Suicidal Emotions In Romeo And Juliet

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Passion Without Reason A teenager’s brain doesn’t fully develop until the age of twenty five. During that time, the rational thinking section of the brain, the prefrontal cortex, of the brain is still growing. In the play Romeo and Juliet, written by Shakespeare, the love the two main characters love they display is all focused on instant gratification. First, when Romeo asks the nurse about Juliet, he assumed she thought of him to be a murderer. Second, Juliet’s parents arrange a marriage for her and Paris. She does anything to try to get out of it. And finally, Romeo ends the play with killing himself, so Juliet refuses to live without him. Their irrational decisions they made, caused many deaths that could have been prevented. The suicidal impulses in the play could have been avoided if the story wasn’t based on two young, teenage lovers. …show more content…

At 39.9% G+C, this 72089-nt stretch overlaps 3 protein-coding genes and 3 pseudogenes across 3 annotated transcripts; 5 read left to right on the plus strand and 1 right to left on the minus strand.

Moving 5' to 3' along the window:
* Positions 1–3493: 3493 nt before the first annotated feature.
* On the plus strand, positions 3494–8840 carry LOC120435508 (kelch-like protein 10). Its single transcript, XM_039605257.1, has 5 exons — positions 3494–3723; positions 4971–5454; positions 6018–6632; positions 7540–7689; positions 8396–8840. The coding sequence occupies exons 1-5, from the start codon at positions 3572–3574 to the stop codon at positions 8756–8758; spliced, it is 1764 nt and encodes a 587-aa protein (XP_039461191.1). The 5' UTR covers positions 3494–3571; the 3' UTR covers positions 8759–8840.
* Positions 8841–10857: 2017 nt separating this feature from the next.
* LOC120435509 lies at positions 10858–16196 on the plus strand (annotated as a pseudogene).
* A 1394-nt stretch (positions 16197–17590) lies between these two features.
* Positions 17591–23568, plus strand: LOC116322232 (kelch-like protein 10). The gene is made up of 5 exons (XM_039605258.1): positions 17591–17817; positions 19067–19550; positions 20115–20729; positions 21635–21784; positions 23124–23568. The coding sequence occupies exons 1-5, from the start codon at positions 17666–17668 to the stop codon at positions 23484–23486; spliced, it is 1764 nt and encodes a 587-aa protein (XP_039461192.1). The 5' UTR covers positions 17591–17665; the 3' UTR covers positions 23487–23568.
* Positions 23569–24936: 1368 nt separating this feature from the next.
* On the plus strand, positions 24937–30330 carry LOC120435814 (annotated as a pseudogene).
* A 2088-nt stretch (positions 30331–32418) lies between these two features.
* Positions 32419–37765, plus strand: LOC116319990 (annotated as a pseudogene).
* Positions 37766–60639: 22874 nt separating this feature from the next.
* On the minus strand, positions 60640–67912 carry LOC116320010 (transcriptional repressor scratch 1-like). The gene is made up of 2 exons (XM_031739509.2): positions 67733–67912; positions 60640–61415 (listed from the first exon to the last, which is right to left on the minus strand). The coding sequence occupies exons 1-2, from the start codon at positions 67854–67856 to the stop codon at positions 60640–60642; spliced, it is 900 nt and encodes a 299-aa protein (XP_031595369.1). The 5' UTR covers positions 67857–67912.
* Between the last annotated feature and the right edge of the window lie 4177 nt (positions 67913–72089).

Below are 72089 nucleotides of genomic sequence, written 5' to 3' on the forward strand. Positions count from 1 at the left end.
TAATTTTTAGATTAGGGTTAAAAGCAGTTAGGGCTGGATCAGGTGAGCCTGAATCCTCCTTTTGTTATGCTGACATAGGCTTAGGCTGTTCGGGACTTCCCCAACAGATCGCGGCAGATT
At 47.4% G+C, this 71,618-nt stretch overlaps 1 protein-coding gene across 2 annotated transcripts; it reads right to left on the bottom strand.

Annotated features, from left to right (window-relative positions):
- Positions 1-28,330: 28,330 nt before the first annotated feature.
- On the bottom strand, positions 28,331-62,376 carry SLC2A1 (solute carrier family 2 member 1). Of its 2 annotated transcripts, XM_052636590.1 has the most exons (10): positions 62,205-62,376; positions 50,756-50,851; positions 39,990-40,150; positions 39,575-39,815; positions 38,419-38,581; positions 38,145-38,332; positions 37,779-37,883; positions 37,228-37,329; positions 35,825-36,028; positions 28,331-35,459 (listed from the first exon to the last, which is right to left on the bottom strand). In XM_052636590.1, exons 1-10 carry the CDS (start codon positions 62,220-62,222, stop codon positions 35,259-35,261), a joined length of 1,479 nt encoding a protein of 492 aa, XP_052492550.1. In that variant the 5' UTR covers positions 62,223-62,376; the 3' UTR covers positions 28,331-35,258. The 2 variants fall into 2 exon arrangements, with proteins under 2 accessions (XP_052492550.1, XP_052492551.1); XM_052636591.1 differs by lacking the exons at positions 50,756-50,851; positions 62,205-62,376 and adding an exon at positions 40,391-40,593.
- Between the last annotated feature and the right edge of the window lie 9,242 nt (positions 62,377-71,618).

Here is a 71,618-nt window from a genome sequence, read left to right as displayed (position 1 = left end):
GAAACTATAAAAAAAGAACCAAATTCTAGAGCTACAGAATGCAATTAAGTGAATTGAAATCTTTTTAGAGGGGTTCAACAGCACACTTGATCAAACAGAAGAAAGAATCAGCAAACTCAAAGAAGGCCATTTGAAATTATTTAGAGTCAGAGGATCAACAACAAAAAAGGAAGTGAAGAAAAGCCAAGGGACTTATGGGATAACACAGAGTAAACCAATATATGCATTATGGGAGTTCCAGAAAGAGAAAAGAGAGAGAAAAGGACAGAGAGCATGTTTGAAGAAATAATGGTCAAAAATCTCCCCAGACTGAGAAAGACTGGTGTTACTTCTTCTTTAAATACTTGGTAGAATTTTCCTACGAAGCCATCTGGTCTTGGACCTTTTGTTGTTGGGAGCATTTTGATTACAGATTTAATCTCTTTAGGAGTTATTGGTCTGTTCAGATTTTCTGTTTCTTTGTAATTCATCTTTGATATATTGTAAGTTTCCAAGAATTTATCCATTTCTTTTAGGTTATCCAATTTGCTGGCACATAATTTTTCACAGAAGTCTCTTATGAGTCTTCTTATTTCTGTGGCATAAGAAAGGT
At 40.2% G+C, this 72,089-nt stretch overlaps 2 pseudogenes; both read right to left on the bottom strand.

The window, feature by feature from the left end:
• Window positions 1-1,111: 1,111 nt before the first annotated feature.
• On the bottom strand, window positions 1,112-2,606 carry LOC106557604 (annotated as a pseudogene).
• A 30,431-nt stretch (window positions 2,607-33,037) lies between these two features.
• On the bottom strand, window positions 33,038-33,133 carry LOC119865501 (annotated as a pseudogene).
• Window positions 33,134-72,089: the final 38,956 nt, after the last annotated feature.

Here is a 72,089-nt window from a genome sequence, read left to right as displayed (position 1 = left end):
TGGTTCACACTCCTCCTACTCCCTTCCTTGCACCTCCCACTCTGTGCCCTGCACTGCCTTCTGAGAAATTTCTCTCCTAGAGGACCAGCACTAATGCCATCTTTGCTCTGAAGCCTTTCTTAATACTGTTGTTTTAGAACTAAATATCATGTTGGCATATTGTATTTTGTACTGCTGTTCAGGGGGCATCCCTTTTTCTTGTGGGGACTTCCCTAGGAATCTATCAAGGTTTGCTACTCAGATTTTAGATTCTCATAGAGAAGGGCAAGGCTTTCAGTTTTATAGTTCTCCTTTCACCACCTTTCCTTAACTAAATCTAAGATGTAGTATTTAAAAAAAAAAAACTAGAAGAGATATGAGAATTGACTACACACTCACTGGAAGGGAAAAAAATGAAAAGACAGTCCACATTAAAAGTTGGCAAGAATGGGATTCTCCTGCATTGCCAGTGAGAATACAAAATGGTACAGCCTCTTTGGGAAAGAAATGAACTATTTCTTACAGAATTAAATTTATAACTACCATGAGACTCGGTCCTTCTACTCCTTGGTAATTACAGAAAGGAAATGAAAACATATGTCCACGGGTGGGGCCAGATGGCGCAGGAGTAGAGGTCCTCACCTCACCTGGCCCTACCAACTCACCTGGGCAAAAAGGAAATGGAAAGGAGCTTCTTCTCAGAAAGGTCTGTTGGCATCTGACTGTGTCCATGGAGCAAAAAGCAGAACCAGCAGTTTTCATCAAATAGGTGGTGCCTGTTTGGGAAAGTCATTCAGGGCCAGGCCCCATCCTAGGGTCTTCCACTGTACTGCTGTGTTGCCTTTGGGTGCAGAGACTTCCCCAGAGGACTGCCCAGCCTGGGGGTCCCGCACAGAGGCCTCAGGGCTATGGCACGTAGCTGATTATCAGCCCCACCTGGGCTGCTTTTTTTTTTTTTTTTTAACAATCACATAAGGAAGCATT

Before she even speaks, he assumes Juliet thinks he’s a murder, and threatens to stab himself. “Doth my name lodge? Tell me, that I may sack,/ The hateful mansion./ [He offers to stab himself but the nurse snatches the dagger away.]” (3.3.107-109). In the brain, the amygdala is the lobe that is responsible for immediate reactions including fear and aggressive behavior. Romeo makes the aberrant decision to kill himself without hearing the news the nurse carries. The friar helps Romeo snap back into reality by telling him “Thy tears are womanish, thy wild acts denote/ The unreasonable fury of a beast.” (3.3.110.). Shakespeare seems to consider that love is self- destructive. He demonstrates myopic suicidal impulses through Romeo’s quick decision to attempt to stab

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